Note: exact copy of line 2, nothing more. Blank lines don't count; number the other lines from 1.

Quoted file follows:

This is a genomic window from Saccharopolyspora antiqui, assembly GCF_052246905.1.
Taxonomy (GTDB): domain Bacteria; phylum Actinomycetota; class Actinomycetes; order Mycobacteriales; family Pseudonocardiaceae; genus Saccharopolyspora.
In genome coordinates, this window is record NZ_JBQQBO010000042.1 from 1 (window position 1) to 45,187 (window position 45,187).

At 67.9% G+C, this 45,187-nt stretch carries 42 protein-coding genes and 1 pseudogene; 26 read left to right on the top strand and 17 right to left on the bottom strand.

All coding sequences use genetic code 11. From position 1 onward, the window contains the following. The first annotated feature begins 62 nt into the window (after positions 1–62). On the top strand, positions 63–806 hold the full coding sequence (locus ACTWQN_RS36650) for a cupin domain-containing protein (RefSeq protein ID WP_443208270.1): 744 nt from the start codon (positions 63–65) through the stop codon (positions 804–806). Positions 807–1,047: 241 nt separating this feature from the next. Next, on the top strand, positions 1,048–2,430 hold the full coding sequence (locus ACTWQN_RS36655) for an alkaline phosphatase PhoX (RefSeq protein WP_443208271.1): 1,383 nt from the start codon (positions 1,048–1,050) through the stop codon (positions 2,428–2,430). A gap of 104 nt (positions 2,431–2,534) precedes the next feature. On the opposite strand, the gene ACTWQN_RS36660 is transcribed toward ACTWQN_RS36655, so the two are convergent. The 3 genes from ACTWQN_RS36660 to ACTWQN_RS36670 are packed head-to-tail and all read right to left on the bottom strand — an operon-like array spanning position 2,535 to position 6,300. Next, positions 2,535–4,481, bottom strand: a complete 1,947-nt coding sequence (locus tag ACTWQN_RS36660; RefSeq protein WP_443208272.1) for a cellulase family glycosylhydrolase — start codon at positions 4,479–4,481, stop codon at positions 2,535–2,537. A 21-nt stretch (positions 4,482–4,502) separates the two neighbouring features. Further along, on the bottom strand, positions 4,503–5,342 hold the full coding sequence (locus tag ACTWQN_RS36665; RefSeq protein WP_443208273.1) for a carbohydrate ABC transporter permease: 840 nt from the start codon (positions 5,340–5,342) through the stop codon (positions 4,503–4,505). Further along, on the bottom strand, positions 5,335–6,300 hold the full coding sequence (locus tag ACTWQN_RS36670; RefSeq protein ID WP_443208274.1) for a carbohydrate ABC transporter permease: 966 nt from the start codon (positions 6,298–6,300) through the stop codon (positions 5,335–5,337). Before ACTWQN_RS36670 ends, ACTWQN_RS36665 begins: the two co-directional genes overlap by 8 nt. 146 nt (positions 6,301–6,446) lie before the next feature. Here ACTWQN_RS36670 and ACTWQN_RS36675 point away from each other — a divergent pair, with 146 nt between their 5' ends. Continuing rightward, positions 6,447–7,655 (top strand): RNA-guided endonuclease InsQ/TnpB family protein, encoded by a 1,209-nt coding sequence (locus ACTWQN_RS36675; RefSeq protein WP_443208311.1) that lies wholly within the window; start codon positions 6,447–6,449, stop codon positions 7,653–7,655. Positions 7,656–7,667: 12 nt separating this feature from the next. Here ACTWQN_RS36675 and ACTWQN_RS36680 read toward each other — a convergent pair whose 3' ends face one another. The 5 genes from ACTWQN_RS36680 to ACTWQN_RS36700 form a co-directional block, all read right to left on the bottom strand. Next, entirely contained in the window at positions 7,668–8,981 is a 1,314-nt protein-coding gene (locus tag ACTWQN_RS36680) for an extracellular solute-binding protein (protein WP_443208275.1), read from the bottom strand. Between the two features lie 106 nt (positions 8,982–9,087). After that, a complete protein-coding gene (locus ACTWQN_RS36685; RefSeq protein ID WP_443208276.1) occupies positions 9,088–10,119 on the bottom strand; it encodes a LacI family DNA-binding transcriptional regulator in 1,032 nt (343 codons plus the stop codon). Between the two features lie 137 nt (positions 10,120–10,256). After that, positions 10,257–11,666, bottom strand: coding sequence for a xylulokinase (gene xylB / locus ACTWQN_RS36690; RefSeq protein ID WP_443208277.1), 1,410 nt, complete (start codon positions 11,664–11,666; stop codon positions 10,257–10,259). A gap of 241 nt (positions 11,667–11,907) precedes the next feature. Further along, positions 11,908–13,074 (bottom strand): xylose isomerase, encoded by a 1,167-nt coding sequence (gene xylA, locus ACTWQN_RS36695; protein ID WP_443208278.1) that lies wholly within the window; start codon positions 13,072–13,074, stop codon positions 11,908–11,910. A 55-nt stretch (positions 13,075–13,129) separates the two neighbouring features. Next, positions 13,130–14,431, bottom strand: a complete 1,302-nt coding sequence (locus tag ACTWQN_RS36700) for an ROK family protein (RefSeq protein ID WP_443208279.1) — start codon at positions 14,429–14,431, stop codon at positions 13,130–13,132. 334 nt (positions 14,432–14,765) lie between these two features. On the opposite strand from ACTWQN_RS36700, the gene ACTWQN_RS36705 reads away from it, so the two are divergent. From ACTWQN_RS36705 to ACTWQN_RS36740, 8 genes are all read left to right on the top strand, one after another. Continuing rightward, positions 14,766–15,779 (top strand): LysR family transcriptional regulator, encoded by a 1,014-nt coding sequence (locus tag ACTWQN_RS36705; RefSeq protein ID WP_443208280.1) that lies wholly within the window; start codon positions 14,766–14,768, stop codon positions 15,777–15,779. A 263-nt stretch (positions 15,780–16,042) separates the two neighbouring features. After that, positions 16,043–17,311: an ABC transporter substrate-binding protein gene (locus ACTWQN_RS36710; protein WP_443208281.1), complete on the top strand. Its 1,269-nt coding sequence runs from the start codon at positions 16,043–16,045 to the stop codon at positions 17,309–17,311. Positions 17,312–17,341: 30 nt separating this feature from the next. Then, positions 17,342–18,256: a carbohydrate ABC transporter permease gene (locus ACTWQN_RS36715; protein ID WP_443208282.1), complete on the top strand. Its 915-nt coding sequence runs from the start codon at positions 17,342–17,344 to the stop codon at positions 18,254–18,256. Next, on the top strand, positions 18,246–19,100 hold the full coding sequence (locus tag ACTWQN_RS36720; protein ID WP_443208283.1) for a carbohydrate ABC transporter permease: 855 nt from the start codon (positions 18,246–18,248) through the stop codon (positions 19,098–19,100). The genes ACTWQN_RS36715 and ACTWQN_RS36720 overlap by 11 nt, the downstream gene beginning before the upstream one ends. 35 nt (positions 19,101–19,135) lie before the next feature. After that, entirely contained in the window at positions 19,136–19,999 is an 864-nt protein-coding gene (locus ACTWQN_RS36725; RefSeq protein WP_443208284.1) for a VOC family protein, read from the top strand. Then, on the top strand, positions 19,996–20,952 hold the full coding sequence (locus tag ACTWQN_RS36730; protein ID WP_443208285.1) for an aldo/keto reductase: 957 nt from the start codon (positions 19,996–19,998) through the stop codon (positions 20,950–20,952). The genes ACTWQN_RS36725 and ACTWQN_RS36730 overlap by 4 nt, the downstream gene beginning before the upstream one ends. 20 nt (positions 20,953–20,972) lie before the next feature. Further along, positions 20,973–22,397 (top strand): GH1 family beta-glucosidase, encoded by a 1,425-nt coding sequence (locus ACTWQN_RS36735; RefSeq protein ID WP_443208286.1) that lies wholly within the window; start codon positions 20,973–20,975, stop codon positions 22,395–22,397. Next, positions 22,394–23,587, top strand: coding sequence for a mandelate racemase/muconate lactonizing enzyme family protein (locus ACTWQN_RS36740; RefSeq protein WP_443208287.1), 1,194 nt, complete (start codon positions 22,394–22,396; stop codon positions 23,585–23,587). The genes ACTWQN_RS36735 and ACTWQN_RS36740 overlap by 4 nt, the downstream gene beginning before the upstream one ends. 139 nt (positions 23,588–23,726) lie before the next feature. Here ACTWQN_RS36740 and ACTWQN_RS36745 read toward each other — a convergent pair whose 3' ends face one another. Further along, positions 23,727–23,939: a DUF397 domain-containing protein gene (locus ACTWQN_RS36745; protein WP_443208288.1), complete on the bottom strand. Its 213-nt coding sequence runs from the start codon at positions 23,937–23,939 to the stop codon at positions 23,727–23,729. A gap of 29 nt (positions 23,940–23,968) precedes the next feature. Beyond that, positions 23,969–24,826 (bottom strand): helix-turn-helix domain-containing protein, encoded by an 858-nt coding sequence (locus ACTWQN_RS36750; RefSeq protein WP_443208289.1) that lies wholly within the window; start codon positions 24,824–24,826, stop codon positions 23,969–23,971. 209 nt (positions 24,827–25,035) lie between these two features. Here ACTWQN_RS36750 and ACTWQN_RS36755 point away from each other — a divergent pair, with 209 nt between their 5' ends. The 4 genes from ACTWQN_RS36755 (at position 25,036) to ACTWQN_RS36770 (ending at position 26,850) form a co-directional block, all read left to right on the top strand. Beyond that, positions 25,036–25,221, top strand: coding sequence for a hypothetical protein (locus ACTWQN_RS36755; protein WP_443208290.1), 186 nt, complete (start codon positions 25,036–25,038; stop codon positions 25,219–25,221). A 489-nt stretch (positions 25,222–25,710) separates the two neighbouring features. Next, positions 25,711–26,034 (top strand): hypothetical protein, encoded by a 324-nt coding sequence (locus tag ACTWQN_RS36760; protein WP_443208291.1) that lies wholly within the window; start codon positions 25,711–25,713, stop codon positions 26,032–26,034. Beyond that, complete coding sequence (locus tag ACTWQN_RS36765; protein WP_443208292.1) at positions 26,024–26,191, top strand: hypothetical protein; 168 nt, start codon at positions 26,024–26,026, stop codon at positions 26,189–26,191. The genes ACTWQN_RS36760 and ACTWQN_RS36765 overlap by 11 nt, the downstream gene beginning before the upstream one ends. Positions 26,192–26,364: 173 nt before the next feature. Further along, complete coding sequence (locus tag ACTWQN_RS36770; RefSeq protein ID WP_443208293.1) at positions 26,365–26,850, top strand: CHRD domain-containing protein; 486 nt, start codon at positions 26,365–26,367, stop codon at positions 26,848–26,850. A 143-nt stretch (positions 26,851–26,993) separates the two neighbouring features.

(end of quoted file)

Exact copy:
Taxonomy (GTDB): domain Bacteria; phylum Actinomycetota; class Actinomycetes; order Mycobacteriales; family Pseudonocardiaceae; genus Saccharopolyspora.